When looking at WWII there are few names shrouded in more infamy than Goering. As Reichsmarschall, Hermann Goering was the highest rank in the Wehrmacht and one of the most powerful men in Nazi Germany, answering only to Hitler himself. His position and role in the war means that the blame for many of the Nazi atrocities can be placed on his shoulders. He founded the Gestapo and was one of the chief architects of the holocaust – it was Goering who issued and implemented all of the practical details regarding the solution to the “Jewish Question”. However, to hundreds of Jews and political dissidents ‘Goering’ was also the name of their liberator and rescuer. During the Second World War, Hermann’s younger brother Albert risked both, imprisonment, and his own life to save hundreds more using his unique family connection.
The Goering’s had a privileged upbringing. Their father Heinrich was Germany’s consul to German South-West Africa (Namibia today) and later Haiti. As a result, he was away for much of their childhood. Suspicion and rumour ran rife regarding their mother, Fanny, who was said to be having an extra-marital affair with a distinguished physician named Dr Hermann von Epenstein. It was von Epenstein who was at Fanny’s side as she gave birth to Hermann and when the youngest sibling Albert was born he announced that he would become Godfather to all 5 of the Goering children. The family’s main residences were Burg Veldenstein and Burg Mauterndorf, the former an imposing medieval stronghold in Franconia and the latter a castle that looks like it comes straight from the pages of a children’s fairy tale book.
When von Epenstein was a guest, he made sure he had the best room in the house – which was always said to be a short dash from Fanny’s bedroom. There is strong speculation that Albert was Fanny’s illegitimate son to von Epenstein. It was Albert who always got the most attention and affection from their godfather and the two bore an uncanny resemblance. Albert had his brown eyes and central European physical traits, whereas Hermann inherited the mothers classic Aryan looks of blonde hair and blue eyes.This theory is backed up by Albert’s only daughter Elizabeth. Long after Albert’s death she revealed that he confided in his ex-wife (Elizabeth’s mother) that he was the son of von Epenstein. If this conspiracy is true, it means that Albert – brother of one of the Holocaust’s most significant architects – was half Jewish.
The relationship between the two brothers was undeniably close when they were growing up and this remained true right up until Hermann’s death. Despite their close relationship, however, Albert and Hermann couldn’t be further apart when it came to their personalities and behaviour. Hermann was a problem child and struggled to stay in any of his boarding schools for a prolonged period. He preferred being outside and hated being cooped up in the classroom which caused him to act out. For example, before being expelled from his last school he cut the all of the school band’s cello and violin strings. His bad behaviour meant that he was sent to military school where he could channel his aggressiveness and hyperactivity. He forged a successful military career and became an ace fighter pilot, picking up many accolades in WWI. After the war, he became a disenfranchised exserviceman and prominent in the Munich beer hall which became a breeding ground for hate towards the Weimar government. This is where he met the failed artist Adolf Hitler who was just starting to make the slightest ripples in the political scene. Hitler’s passionate rhetoric resonated with Hermann and the two would become close allies for the rest of their lives.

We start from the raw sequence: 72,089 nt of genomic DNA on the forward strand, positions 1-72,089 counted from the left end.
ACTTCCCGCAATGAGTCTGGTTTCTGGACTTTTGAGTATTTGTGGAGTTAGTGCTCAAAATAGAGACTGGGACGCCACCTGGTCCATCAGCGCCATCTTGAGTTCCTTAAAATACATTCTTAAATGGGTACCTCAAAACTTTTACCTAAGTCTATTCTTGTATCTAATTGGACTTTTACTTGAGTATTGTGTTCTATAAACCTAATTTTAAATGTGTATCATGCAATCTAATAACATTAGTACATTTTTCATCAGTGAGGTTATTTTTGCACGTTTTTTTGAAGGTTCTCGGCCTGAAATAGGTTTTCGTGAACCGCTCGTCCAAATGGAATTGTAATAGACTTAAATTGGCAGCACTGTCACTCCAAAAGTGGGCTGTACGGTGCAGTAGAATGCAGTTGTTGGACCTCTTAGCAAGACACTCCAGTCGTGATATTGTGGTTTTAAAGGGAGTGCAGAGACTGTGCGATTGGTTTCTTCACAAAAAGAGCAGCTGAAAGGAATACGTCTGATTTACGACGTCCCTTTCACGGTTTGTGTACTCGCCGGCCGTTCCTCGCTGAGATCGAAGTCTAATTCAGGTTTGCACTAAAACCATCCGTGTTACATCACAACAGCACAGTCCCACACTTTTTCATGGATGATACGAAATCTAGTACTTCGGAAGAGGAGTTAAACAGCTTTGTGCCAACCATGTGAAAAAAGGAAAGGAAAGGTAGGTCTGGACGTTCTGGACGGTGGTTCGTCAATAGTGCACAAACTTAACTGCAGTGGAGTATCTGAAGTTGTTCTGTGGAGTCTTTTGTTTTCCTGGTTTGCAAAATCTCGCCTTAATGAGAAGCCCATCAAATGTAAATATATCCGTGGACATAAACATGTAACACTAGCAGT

Albert on the other hand was bookish and said to have a sad demeanor. He also served in WW1 as a communications engineer and in 1919 he went to the Technical University of Munich to study Mechanical Engineering. It was in the latter half of the 1920s that the relationship became somewhat frayed between the brothers. Albert grew increasingly concerned over his older brother’s political activity, eventually shunning him and telling a close friend: “Oh, I have a brother in Germany who is getting involved with that bastard Hitler and he is going to come to a bad end if he continues that way”. Nevertheless, they were both able to put their differences aside and maintain a loyal and friendly relationship.
As the Nazis rose to power so did their use of violence and brutality towards those that did not submit to or fit their ideology. Sensing trouble, Albert left Germany and moved to Austria where he hoped to lead a quiet life as a filmmaker but there proved to be no escape from the tumultuous world that his brother was spearheading and after the Nazis successfully carried out the Anschluss (the annexation of Austria), Albert would have to move again. He became the Director of Exports for Skoda in Czechoslovakia which was appropriated by the Nazis to make military vehicles, planes, various components for weapons and cartridges. In the workplace, he turned a blind eye and even encouraged passive resistance to the Nazis. His staff were allowed to carry out their work slowly, purposefully miss deadlines and ‘forget’ to carry out tasks. Some of the best recollections and anecdotes from this period come from Karel Sobota, Albert’s personal assistant at Skoda. After the war, Sobota recalled with admiration how Albert remained unphased when the Nazis came to the factory and never relented on his personal beliefs and morals. Albert would never return the Nazi salute – both in and out of the factory – something which usually carried a hefty prison sentence if you were lucky and execution if you were not. One story purports that whilst in Bucharest, two Nazi officers saw Albert and recognised him as the Reichsmarschall’s brother and dutifully raised their arm and called “Heil Hitler” as was to be expected. Albert, straight-faced, replied “you can kiss my ass”.